Swift: Converting a String into a Variable Name

Swift: Converting a string into a variable name

Short Answer: There is no way to do this for good reason. Use arrays instead.

Long Answer:
Essentially you are looking for a way to define an unknown number of variables that are all linked together by their common format. You are looking to define an ordered set of elements of variable length. Why not just use an array?

Arrays are containers that allow you to store an ordered set or list of elements and access them by their ordered location, which is exactly what you're trying to do. See Apple's Swift Array Tutorial for further reading.

The advantage of arrays is that they are faster, far more convenient for larger sets of elements (and probably the same for smaller sets as well), and they come packaged with a ton of useful functionality. If you haven't worked with arrays before it is a bit of a learning curve but absolutely worth it.

Swift, use string name to reference a variable

How about using a dictionary, [String : Int]?

This will allow you to achieve what you want - storing values for different keys.

For example, instead of using

var d1000 = 0
var d1289 = 0
var d1999 = 0

You could use

var dictionary: [String : Int] = [
"d1000" : 0,
"d1289" : 0,
"d1999" : 0

To store a value in the dictionary, just use

dictionary[key] = value
//for example, setting "d1289" to 1234
dictionary["d1289"] = 1234

and to get the value from the dictionary, use

let value = dictionary[key]
//for example, getting the value of "d1289"
let value = dictionary["d1289"]

So, you could use something like this

//initialize your dictionary
var myDictionary: [String : Int] = [:]

//your key initialization data
var deviceIDtype: Character = "d"
var deviceIDsection: String = "12"
var deviceID: String = "89"
var ref: String = ""

//your code
func devName(/*...*/){/*...*/}
ref = devName(/*...*/)

//set the key ref (fetched from devName) to 1234
myDictionary[ref] = 1234

Just as a side note, you could really clean some of your code

func devName(type: Character, section: String, id: String) -> String{      
return String(type) + section + id


let key = devName(deviceIDtype, section: deviceIDsection, id: deviceID)
let value = 1234
myDictionary[key] = value

Convert the text of a string to a variable name?

Azurlake had the right idea, try passing into the function an object of class A1Square instead of String.

If you don't want to do this, and if A1Square is a node, you can use the SpriteKit method childNodeWithName:. If you call this on the square's parent node and use the string for the square's name, it will return the child node for that name.

For instance, if you added the square to self you could say:

let node: SKSpriteNode = self.childNodeWithName(square) as SKSpriteNode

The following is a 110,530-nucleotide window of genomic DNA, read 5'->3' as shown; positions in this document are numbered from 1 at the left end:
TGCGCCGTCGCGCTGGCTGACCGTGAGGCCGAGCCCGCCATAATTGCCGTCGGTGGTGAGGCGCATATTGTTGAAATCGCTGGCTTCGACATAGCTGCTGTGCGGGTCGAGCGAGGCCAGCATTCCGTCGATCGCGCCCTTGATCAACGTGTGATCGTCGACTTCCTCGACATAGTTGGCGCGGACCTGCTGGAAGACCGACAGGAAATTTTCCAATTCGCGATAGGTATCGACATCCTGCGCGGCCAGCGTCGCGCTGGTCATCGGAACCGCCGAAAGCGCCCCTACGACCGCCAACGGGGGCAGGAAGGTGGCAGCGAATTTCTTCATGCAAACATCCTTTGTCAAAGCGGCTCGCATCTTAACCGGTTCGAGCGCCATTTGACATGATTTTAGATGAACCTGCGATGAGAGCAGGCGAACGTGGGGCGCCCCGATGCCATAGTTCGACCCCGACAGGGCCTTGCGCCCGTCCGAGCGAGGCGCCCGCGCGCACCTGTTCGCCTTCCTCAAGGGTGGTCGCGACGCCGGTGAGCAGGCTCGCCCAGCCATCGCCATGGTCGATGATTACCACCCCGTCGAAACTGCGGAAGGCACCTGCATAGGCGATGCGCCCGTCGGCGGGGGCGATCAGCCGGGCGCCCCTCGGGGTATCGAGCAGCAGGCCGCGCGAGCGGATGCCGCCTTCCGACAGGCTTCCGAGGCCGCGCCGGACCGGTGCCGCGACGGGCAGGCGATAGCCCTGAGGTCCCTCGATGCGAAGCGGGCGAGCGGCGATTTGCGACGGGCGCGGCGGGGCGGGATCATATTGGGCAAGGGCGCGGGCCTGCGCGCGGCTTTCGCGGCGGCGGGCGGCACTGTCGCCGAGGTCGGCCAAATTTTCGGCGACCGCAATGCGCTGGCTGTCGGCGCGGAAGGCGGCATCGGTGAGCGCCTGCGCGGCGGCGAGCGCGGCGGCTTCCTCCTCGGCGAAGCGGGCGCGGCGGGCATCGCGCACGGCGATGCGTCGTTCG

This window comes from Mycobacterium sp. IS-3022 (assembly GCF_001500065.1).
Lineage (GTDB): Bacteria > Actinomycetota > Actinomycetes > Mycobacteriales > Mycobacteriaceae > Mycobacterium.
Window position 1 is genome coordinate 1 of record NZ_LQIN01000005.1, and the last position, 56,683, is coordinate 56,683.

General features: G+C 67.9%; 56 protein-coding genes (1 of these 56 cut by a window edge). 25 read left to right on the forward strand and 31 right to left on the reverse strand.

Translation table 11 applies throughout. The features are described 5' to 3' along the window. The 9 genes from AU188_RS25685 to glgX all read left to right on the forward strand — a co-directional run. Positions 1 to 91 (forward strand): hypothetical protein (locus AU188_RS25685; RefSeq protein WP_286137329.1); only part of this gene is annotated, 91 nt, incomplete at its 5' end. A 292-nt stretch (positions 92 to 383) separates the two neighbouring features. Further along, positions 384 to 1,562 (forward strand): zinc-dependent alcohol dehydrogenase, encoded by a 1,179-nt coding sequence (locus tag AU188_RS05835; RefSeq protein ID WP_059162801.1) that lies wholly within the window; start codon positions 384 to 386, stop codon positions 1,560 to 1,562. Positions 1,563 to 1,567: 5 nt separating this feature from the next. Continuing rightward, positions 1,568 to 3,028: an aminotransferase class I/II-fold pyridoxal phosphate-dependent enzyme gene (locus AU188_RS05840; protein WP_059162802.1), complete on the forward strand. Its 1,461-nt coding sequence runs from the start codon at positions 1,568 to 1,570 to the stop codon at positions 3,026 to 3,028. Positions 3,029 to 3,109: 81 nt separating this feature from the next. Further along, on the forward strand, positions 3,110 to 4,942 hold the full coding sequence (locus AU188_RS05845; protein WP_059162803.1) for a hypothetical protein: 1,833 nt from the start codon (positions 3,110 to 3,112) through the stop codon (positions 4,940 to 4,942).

if (piece == "whiteKing") {node.texture = whiteKing}

Convert Swift variable name to string, to use as string?

You can make this a function instead of a variable, and do the same thing. I'll explain it in steps.

So first, how do we make a function the same thing as a variable?

Basically, we are "wrapping" the variable inside of the function. This is a similar to approach to the first block I suggested in your latest RefBool thread, where we grabbed or set a value via function.

Here, we are using methods/functions to alter a variable directly without parameters--so, we will be using the function by name instead of using the variable by name to access it throughout our code:

enum Static {
private static var _button1 = false
static func button1() { toggle(&_button1) }

Note, the Enum is just a namespace for us to call the method to emphasize that the variable's name is not needed for our code to work--Only the function needs to know its name.This code would work inside of a struct or class as well, or even in a global namespace.

So here, if I want to change the value of _button1, I must call button1(). _button1 is essentially invisible to everyone and everything--and that's ok, because we only need button1() to do our work.

So now, every time we call Static.button1() , Static._button1 will toggle true to false, false to true, and so on (using the function I gave you earlier)

Why are we doing this?

Well, because there is no way to get the name of a variable without Mirror and reflection, and there is already a built-in command called #function. We are jumping through the added hoop of using the function, so we don't have to set-up a mirror and other OBJc hoops.

Let's alter our enum to demonstrate how we can get the name of the func:

 enum Static {
private static var _button1 = false

static func button1() -> String {
toggle ( &_button1 )
return ( #function )

Now, when we call button1(), we do two things: 1, we toggle the state of the button (_button1), and we return a string with the name "button1()"

let buttonName = Static.button1()  // buttonName = "button1()"

We can make this more usable by calling a member of String to mutate itself:

let trimmedButtonName = Static.button1().replacingOccurrences(of: "()", with: "")
// trimmedButtonName = "button1"

Let's update our enum now with this handy replacement:

enum Static {